sheet metal parts designed by students
These plates are a part of Stevens Institute of Technology’s DEIMOS, which took second place in the NASA competition.

Exceptional Build Quality, Clear Communication Aid Success

While the students at all of the universities were troubleshooting and streamlining their designs, Protolabs was able to meet the specific demands of their projects, while providing assistance with any student questions or concerns.

“Protolabs’ automated design analysis helped streamline different designs,” said West Virginia’s Sah. “All contacts from Protolabs were very helpful in answering any questions we had in troubleshooting our issues.”

MIDAS III’s All-In-One-Probe was a focal point of West Virginia’s system, and the two lower main pipes, two upper main pipes, and two copper heater housings were integral to the project’s overall success.

“The build quality on each of our products was exceptional,” said Sah. “And the parts came in on time. Without the help of Protolabs we would not have been able to fabricate a high-quality probe. The probe worked phenomenally during competition and did not break. By using only one probe we were able to curb the issue of overburden collapse. Overall, Protolabs played a pivotal role in the success of our robot.”

“Without the help of Protolabs we would not have been able to fabricate a high-quality probe. The probe worked phenomenally during competition and did not break…Overall, Protolabs played a pivotal role in the success of our robot.”
drilling into Mars soil
West Virginia University’s MIDAS ice drilling robot in action up close.

Stevens Institute of Technology used machined aluminum 6061 drill mount parts as well as copper piping for the extractor tip for their DEIMOS drill-based extractor system. “All of the parts were received within one to two days of the expected delivery,” said Ann Collins of the Stevens team. “Protolabs was a large help to the DEIMOS team by allowing the students to outsource some of the machining work in order to work in parallel on other deliverables. The customer service made communicating with Protolabs personal and efficient.”
“The copper tips and the drill mount were crucial in the success of our robot during competition,” said Collins. “The mount holding the drill allowed the team to better control the motion of the bit and guide both the drill and 32 in. bit along the guide rail and into the overburden. The copper tip then assisted the team in melting the ice in a timely fashion, allowing DEIMOS to be one of three teams to collect water on the first day.”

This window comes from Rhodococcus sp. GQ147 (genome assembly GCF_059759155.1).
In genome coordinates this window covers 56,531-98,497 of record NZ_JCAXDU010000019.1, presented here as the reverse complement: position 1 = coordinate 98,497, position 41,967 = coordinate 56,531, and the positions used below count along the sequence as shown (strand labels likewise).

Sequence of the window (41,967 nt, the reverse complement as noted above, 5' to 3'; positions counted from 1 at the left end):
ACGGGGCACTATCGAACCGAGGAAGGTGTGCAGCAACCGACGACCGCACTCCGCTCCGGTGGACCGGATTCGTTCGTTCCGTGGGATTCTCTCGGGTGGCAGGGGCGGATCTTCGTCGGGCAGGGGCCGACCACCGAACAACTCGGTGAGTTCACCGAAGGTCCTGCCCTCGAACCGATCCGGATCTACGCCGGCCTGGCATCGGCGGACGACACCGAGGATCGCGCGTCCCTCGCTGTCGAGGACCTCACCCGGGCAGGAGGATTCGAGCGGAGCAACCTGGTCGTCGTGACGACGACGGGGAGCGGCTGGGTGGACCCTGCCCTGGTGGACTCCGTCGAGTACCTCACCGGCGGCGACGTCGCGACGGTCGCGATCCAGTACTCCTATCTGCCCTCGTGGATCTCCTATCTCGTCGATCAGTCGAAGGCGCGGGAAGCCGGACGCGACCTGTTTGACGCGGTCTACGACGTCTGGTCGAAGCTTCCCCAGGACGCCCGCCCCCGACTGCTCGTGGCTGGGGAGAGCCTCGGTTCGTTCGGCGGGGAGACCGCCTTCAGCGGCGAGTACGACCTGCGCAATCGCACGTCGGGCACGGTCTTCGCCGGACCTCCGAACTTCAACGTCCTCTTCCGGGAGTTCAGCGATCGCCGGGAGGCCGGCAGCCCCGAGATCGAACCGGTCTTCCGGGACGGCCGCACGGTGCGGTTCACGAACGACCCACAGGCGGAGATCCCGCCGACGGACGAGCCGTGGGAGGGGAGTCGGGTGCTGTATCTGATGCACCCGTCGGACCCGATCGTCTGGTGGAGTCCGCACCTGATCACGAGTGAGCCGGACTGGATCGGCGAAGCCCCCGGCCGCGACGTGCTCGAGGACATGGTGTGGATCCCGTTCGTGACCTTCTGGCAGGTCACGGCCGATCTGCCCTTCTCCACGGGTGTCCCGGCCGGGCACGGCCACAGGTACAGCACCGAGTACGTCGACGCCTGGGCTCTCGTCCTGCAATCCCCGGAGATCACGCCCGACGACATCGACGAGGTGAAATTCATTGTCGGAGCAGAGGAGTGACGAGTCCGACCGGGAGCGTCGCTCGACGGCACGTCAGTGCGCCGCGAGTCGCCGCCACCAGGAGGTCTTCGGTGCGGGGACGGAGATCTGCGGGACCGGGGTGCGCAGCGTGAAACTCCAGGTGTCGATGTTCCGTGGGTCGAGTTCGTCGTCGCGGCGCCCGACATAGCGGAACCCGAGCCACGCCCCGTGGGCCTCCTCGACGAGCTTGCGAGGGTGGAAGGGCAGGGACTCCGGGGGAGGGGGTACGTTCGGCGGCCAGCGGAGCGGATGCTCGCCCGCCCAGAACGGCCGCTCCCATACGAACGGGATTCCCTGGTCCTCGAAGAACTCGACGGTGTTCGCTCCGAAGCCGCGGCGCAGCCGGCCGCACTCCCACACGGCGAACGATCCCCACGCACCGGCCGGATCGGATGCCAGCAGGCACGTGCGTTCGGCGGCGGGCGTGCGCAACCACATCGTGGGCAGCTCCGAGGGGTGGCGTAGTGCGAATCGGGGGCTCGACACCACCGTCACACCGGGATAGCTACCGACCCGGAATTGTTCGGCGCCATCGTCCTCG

Machined drill components
These drill components are a part of West Virginia University’s MIDAS III, an autonomous ice drilling robot that captured first place in a national, university-level competition related to NASA’s Moon to Mars mission.

Digital Manufacturing Support of Students Helps NASA Expand Space Exploration

The engineering work put in by the students at the three universities at RASC-AL: Moon to Mars Ice & Prospecting Challenge could help humanity one day achieve a sustained presence on the Moon and Mars. This is music to NASA’s ears as the aerospace organization has its sights set on exploring and inhabiting parts of our solar system that at one time seemed unfathomable. Several sources said the technology and innovation of Protolabs will help play a crucial role in helping NASA achieve their lofty goals.

“Space exploration requires cooperation,” said Stacy Dees, RASC-AL Program Manager at the National Institute of Aerospace. “NASA obviously has a vested interest in advancing technologies used to harvest water on the Moon and Mars. Protolabs also recognizes the importance of what this challenge is accomplishing, and we were thrilled when they asked to be a part of it. It was an unexpected and unique sponsorship with a win-win outcome. The competitive service grants for rapid parts manufacturing was invaluable to the three teams who benefited from them, enabling them to compete at top performance levels and provide NASA with high fidelity prototypes. Protolabs was able to demonstrate their mission of solving specialized product development challenges at record speeds.”

What is clear after space challenge is that the sky and stars are no limit for the imagination and innovation of the next generation of mechanical and computer engineers. And their future work with NASA, along with the assistance of Protolabs, will bring the Moon and Mars closer to us than ever before.